Funnyman Elliot Gould was so prolific during the ’70s that his screen career ran along several parallel tracks—highbrow projects with Robert Altman, cameos in all-star movies, and so on. Yet perhaps the most interesting angle of his ’70s output was his pairing with various costars in buddy pictures—during the ’70s, it seemed Gould was Hollywood’s sparring partner of choice. Gould did one picture each with Robert Blake, James Caan, and George Segal, but he only went down the buddy-movie road twice with one actor: Donald Sutherland. Sardonic New Yorker Gould and reserved Canadian Sutherland first teamed, of course, in Altman’s 1970 antiwar classic M*A*S*H, playing irreverent surgeons. Their reunion, unfortunately, is as forgettable as M*A*S*H was memorable. S*P*Y*S—which was given an asterix-laden title solely for the purpose of luring M*A*S*H fans into theaters—is a dull, inept, noisy espionage caper that wastes the talents of everyone involved. Gould and Sutherland play bumbling American secret agents stationed in Europe who realize they’ve been targeted for assassination. Disillusioned, the men join forces to exploit their international contacts for a get-rich scheme involving the sale of important government secrets. This precipitates an uninteresting parade of chase scenes, double-crosses, and sight gags.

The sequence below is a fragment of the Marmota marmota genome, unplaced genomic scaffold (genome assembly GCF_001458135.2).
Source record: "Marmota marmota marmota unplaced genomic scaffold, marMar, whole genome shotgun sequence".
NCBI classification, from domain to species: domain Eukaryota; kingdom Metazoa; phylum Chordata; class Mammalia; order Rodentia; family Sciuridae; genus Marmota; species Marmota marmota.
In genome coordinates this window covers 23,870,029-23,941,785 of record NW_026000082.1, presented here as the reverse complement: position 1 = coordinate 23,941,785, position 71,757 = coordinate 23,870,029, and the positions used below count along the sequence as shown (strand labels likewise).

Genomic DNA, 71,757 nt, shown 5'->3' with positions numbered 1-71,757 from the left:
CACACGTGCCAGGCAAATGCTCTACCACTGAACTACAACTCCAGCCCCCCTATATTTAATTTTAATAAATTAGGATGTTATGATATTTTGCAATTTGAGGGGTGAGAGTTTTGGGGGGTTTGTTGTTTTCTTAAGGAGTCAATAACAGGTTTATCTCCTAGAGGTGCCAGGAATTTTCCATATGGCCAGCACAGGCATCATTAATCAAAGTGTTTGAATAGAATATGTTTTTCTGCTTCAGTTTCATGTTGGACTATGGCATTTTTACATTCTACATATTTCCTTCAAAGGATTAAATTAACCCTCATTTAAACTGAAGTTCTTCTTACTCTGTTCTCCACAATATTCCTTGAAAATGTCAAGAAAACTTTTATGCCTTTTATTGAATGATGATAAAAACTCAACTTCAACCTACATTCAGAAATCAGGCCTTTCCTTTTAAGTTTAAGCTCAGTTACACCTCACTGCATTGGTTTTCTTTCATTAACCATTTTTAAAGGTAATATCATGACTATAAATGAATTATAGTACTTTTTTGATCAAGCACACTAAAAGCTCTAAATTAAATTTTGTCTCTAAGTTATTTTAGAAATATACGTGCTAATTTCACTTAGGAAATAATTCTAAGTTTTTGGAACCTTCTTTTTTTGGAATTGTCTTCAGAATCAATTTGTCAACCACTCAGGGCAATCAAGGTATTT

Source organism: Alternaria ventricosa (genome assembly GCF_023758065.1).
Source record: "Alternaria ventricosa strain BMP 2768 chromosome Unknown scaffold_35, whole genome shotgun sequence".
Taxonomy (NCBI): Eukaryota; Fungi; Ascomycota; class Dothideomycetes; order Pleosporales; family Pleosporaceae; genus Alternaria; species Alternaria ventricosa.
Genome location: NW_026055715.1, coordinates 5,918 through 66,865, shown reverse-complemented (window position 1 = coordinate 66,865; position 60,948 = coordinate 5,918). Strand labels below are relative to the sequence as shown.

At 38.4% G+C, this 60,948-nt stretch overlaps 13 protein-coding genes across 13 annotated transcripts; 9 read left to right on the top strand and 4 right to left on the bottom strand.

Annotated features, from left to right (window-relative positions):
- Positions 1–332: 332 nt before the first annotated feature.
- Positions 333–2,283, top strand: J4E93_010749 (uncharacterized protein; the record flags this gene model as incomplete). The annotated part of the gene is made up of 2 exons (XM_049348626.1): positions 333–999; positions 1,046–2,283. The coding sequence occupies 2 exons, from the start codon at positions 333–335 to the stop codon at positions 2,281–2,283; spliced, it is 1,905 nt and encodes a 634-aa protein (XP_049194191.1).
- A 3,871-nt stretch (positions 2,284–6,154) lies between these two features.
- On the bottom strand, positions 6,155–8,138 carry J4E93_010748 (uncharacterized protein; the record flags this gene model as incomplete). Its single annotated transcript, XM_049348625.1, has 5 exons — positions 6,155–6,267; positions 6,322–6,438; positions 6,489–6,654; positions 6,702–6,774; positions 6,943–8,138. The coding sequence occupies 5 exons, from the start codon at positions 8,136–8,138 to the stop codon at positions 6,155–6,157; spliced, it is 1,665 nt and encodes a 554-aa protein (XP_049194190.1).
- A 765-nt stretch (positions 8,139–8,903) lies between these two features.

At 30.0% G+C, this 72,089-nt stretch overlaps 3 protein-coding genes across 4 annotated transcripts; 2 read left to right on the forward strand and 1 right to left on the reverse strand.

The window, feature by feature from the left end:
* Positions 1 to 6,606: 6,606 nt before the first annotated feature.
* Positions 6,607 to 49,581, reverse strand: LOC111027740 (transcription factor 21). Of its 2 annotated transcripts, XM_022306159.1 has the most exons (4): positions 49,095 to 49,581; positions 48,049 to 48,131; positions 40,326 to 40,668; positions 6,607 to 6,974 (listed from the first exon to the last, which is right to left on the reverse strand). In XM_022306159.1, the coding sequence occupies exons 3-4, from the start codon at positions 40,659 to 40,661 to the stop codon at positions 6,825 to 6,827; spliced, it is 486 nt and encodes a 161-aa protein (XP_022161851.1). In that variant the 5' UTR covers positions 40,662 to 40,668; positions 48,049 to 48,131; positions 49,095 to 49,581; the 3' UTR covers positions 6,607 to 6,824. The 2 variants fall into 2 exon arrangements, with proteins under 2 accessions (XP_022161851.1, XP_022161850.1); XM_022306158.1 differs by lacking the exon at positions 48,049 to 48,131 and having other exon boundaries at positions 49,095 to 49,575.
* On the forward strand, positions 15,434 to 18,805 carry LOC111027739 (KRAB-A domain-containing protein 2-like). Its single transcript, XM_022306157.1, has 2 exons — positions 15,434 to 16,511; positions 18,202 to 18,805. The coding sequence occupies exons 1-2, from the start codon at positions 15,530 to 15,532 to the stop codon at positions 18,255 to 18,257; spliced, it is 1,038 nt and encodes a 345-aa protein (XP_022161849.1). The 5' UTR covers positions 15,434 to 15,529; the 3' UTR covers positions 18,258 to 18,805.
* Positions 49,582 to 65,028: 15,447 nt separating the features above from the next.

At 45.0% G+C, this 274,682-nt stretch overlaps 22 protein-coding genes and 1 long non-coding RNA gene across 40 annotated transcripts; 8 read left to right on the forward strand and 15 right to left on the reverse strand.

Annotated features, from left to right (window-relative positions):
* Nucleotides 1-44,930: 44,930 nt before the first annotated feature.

Directed by capable journeyman Irvin Kershner, whose movies always looked good even when they were dragged into mediocrity by lame source material, S*P*Y*S features handsome European locations, and most of the screen time is devoted to Gould and Sutherland exchanging banter. However, nothing clicks. The stars lack defined roles, so they’re forced to vamp through desperate physical and verbal shtick, and the plot is so convoluted and inconsequential it’s impossible to care what happens. (At its worst, the movie features Gould drugging Sutherland into a seizure so they can get out of paying for an expensive meal.) S*P*Y*S also features that true rarity—an atrocious musical score by the normally great Jerry Goldsmith. Dominated by an annoying synthesizer melody that sounds like it’s being played on a mechanized kazoo, the music feels like everything else in S*P*Y*S—a futile attempt to persuade viewers they’re seeing a comedy.